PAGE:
simply the solid materials of the influent that do not settle out to the bottom
of the settling tanks during the wastewater treatment process. The TSS
influent that the new plant will have from the residents is 144.11 lbs/day.
The effluent will be 25.5 lbs/day. Therefore the removal efficiency will be
82% or:
(144.11lbs/day-25.5lbs/day)/144.11lbs/day x 100 = 82%

4.5.3 Nitrogen

Nitrogen is different from BOD and TSS in terms of removal as it


changes forms as it morphs into different versions of nitrogen as it
undergoes treatment. Nitrogen may enter the plant in forms of ammonia
and organic nitrogen, together, these are referred to as TKN.

Nitrification is the process in biological wastewater treatment when


TKN is converted into nitrite, and then eventually nitrate nitrogen. Since the
wastewater treatment plant is operated for nitrate removal, nitrate may be
converted into nitrogen gas through a process called denitrification.
The Nitrogen influent that the new plant will have from the residents is
26.33 lbs/day. The effluent will be 8.68 lbs/day. Therefore the removal
efficiency will be 67% or:
(26.33lbs/day-8.68 lbs/day)/26.33 lbs/day x 100 = 67%

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4.5.4 Phosphorus
The Phosphorus influent that the new plant will have from the
residents is 3.68 lbs/day. The effluent will be 1.93 lbs/day. Therefore the
removal efficiency will be 45% or:
(3.68lbs/day-1.93 lbs/day)/1.93 lbs/day x 100 = 47%

4.6 Chlorine Doses, Residuals and Contact Time

Chlorine is the most economically feasible and widely used chemical


for disinfection purposes of wastewater in wastewater treatment facilities.
Chlorine contact involves rapid initial mixing of the chlorine and waste in
the design for the disinfection. Applications of 8-15 mg/L provide adequate
disinfection in well-designed units, as well as a minimum of 20-30 minutes
of contact time. The rapid mixing chamber within the system uses a
mechanical mixing device to disperse chlorine solution throughout the
wastewater. The Model R Oxigest System will be operated with 15 mg/L
chlorine for disinfection and at least a 30 minute chlorine contact time for
the wastewater. (Mark J. Hammer, Mark J. Hammer, Jr. (2012), Water and
Wastewater Technology).

4.7 Residuals Treatment, Management and Disposal

The plant Capstone Consulting 2017 is recommending has primary,


secondary and tertiary treatment. Primary treatment refers to
sedimentation, the physical process used to remove settleable suspended
solids from wastewater. Secondary treatment is the waste water treatment
that removes organic material from wastewater using biological treatment
processes. Tertiary treatment is the final cleaning process that improves
wastewater quality before it is reclaimed or discharged into the
environment. The treatment removes any remaining inorganic compounds

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and substances such as phosphorous and nitrogen. Tertiary treatment can


include nutrient removal, additional removal of organic matter and
suspended solids, and removal of toxic materials. The full treatment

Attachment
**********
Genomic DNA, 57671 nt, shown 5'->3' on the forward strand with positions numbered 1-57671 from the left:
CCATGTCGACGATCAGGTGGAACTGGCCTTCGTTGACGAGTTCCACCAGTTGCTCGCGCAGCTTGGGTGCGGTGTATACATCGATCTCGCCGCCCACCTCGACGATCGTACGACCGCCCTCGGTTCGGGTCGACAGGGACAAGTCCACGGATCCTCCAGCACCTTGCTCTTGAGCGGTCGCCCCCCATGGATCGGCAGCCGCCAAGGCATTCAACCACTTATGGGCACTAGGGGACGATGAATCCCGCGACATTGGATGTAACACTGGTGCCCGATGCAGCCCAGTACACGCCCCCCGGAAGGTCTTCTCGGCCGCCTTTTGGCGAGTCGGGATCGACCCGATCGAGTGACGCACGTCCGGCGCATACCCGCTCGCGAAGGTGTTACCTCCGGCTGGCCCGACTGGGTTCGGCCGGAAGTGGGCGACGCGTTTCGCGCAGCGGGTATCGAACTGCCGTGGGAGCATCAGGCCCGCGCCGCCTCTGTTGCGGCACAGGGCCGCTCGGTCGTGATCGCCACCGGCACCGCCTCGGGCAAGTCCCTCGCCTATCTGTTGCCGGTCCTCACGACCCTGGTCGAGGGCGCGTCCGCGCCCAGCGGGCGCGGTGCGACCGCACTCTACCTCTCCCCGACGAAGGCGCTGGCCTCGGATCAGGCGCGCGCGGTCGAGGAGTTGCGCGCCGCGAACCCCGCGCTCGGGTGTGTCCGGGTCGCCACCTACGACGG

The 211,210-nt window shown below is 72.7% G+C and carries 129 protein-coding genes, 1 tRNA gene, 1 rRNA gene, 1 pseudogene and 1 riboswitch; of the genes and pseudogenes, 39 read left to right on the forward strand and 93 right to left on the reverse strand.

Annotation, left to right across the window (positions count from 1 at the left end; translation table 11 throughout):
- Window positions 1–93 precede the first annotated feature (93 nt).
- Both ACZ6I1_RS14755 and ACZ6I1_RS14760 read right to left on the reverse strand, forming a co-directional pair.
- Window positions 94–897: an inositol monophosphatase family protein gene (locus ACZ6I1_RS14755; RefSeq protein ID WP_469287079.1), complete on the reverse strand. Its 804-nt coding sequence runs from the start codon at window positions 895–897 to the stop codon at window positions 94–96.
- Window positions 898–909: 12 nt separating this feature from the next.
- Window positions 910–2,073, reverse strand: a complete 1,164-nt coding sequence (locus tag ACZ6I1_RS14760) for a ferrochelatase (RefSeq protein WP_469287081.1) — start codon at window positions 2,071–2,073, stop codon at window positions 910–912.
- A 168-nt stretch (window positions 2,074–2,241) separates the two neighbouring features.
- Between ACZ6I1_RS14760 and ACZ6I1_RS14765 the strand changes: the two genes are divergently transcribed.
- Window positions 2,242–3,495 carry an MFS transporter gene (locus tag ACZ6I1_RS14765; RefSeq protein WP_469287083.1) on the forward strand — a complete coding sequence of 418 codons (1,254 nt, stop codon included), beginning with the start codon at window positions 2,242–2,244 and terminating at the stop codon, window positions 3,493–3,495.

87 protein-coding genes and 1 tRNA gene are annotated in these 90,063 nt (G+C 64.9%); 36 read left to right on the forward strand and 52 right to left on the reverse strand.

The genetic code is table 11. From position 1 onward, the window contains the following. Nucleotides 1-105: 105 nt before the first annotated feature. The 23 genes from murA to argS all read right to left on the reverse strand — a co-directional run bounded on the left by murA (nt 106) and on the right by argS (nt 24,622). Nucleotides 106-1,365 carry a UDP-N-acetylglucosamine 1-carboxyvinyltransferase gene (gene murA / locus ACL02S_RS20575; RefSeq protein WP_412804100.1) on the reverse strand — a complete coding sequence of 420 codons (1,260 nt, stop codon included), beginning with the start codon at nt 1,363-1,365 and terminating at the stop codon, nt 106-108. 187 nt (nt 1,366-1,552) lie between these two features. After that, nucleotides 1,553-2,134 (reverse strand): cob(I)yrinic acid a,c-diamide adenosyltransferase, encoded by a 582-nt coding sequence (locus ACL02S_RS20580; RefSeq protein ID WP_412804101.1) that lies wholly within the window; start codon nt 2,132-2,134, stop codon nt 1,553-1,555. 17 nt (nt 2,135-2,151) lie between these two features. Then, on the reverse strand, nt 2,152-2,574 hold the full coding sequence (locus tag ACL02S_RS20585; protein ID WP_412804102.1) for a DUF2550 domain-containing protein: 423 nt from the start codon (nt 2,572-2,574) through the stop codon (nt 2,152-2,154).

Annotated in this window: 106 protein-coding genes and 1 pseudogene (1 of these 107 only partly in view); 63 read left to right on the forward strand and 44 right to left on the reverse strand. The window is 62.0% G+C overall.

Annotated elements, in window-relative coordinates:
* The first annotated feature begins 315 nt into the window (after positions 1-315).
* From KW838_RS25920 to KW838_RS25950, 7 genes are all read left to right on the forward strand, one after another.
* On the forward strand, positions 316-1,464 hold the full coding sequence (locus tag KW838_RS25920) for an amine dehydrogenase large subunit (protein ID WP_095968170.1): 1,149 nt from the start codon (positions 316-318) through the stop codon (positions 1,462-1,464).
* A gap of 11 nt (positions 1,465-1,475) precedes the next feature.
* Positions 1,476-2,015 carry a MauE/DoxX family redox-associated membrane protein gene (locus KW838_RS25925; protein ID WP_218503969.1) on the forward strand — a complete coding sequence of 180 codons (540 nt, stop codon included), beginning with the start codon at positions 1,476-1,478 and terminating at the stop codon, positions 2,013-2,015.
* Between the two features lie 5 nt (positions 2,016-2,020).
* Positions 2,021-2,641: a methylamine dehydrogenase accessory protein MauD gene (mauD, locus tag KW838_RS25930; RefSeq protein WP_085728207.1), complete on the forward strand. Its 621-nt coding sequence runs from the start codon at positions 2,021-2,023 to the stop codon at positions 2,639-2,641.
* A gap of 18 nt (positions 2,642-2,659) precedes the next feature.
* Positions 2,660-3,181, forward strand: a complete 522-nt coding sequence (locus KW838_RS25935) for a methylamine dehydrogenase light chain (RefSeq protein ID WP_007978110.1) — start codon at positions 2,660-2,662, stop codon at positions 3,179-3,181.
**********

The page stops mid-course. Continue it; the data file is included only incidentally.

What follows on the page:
process produces a cake-like sludge that remains as a residual and may
be disposed of via the discretion of the client. Most facilities usually sell it to
landfills as landfill cover. Another option would be to sell the sludge as
milorganite fertilizer for farming uses.

Wastewater Treatment Plant Size:

Diameter: 44-5, Height: 16-6 . See appendix B for other plant


sizing and schematics.

4.8 Process Diagram

A process flow diagram with flow arrows has been provided and shows the
overall process of where the wastewater flows within the system in a linear
fashion. This representation is displayed in figure 6.1

Influent Anoxic Aeration Clarifier DGF Filter Effluent


RAS
Sludge Holding Tank
Figure 6.1: Process Flow Diagram

4.9 Summary of system flow and treatment

The Smith and Loveless model R Oxigest System design is equipped


with complete aeration, clarification, and advanced treatment, within a
concentric tank. The Oxigest system maximizes space efficiency in its
footprint. This aids in land preservation practices. This design was made
with concepts in mind of minimizing the use of steel, ultimately lowering raw
material cost, and minimizing surface area exposure to the elements.

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Minimizing surface area elemental exposure saves heat, and protects the
biological processes occurring in the tank for treatment of the wastewater.
The system comes with electrical operation switches that allow the
operators to control how they want the zones or tanks within the system to
operate. Influent wastewater that is fed into the system flows into a
moderately aerated flow equalization zone for stabilization of flow and
organic loading, before it is sent into one of two anoxic zone tanks. In the
anoxic tanks, the wastewater is mixed with return activated sludge solids
( RAS) through a pipe known as the RAS line. This mixing of the influent
and RAS waste yields short periods of low dissolved oxygen for the
purposes of preventing any undesirable bacteria that may harm to the
tanks or their biological processes.
The influent then passes through the aeration zone. This includes
state-of-the-art air diffusion equipment. This equipment is used for oxygen
transfer, effective mixing, and has minimal energy usage. Diffusion zones